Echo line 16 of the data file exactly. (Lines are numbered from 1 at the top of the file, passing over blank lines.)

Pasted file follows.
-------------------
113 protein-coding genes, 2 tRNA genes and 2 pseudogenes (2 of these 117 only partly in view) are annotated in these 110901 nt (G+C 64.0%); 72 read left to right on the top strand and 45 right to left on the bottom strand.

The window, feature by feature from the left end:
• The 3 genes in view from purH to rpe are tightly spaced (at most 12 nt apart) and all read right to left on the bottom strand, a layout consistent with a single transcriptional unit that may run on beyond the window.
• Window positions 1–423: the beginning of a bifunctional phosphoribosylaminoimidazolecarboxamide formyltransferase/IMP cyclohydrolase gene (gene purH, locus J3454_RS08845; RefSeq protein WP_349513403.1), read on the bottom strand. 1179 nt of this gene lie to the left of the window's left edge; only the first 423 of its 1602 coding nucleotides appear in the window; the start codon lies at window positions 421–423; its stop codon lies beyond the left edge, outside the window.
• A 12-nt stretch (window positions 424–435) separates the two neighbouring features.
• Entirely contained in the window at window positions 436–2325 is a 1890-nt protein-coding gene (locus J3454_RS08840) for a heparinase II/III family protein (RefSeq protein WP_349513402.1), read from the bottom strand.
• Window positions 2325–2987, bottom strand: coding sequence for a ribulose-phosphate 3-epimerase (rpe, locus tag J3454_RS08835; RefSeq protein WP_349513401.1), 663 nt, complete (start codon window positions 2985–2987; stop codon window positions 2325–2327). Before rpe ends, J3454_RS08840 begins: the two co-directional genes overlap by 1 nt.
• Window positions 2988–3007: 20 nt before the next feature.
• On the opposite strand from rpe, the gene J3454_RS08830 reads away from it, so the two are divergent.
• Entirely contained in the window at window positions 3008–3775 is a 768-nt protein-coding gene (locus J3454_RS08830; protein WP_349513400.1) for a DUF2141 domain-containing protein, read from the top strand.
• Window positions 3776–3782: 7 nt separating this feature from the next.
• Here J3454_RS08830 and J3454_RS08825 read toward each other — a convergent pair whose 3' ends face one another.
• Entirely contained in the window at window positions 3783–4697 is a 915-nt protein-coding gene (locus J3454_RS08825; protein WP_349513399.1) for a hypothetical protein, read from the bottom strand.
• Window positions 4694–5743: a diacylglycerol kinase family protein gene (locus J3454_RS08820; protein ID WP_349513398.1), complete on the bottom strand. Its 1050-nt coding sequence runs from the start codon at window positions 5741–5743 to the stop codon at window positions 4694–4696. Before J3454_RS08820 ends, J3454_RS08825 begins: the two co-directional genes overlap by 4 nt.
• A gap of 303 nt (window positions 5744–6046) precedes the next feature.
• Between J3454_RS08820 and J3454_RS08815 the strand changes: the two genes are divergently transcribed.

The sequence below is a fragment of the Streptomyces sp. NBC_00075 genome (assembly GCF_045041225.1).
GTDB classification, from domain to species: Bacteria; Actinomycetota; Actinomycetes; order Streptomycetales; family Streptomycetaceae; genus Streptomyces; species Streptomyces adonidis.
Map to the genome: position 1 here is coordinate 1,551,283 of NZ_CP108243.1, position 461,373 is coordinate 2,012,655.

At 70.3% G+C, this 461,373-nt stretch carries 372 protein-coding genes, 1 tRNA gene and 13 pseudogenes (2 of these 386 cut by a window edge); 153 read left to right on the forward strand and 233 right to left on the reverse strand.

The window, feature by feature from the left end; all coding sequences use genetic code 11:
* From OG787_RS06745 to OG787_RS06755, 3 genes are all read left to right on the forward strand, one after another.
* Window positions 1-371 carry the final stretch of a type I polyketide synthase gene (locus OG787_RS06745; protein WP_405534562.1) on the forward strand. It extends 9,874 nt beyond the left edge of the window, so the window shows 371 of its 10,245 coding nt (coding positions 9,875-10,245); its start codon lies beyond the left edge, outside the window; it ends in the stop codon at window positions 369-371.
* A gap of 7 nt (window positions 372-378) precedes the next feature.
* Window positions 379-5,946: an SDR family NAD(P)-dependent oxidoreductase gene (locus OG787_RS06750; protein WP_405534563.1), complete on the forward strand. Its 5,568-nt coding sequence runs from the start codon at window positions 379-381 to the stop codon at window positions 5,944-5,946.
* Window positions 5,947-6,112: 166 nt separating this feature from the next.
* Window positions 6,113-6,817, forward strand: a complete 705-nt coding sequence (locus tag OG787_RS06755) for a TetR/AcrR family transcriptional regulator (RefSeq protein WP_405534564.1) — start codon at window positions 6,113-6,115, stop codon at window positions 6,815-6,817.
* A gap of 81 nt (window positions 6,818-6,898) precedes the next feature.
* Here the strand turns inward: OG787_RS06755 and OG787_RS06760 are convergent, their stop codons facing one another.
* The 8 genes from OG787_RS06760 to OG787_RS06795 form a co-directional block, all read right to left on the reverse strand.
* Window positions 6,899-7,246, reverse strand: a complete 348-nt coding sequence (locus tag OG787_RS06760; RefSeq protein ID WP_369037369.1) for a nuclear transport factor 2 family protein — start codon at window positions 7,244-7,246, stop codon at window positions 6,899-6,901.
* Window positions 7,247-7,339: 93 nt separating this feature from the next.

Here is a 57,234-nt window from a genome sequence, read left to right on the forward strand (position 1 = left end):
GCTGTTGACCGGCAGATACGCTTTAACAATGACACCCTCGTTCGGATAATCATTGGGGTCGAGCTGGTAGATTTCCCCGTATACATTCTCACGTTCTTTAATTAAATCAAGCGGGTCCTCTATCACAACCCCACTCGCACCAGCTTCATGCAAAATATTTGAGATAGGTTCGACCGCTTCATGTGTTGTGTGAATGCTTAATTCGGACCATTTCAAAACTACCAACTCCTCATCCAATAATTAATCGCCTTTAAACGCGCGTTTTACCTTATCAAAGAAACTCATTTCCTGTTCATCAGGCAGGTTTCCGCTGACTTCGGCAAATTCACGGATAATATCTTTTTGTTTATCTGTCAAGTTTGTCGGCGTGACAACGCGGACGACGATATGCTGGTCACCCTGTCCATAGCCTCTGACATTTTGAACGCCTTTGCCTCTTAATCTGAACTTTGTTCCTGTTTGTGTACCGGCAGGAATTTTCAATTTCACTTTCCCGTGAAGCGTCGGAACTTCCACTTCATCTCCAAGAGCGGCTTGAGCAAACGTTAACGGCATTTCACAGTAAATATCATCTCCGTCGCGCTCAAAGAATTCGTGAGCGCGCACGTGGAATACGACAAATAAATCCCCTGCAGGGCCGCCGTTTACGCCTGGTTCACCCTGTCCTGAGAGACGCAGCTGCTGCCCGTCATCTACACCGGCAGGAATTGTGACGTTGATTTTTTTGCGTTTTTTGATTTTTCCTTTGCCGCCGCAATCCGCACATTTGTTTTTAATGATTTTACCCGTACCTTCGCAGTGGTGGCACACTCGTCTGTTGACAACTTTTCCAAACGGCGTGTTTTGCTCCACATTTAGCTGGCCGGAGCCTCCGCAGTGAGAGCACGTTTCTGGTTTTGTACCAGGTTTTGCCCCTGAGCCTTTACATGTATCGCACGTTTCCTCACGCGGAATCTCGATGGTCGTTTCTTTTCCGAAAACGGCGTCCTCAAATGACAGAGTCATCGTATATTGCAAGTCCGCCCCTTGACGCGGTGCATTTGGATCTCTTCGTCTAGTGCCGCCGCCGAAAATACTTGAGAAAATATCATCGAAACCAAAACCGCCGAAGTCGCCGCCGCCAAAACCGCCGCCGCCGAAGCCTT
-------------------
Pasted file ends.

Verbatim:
• Between J3454_RS08820 and J3454_RS08815 the strand changes: the two genes are divergently transcribed.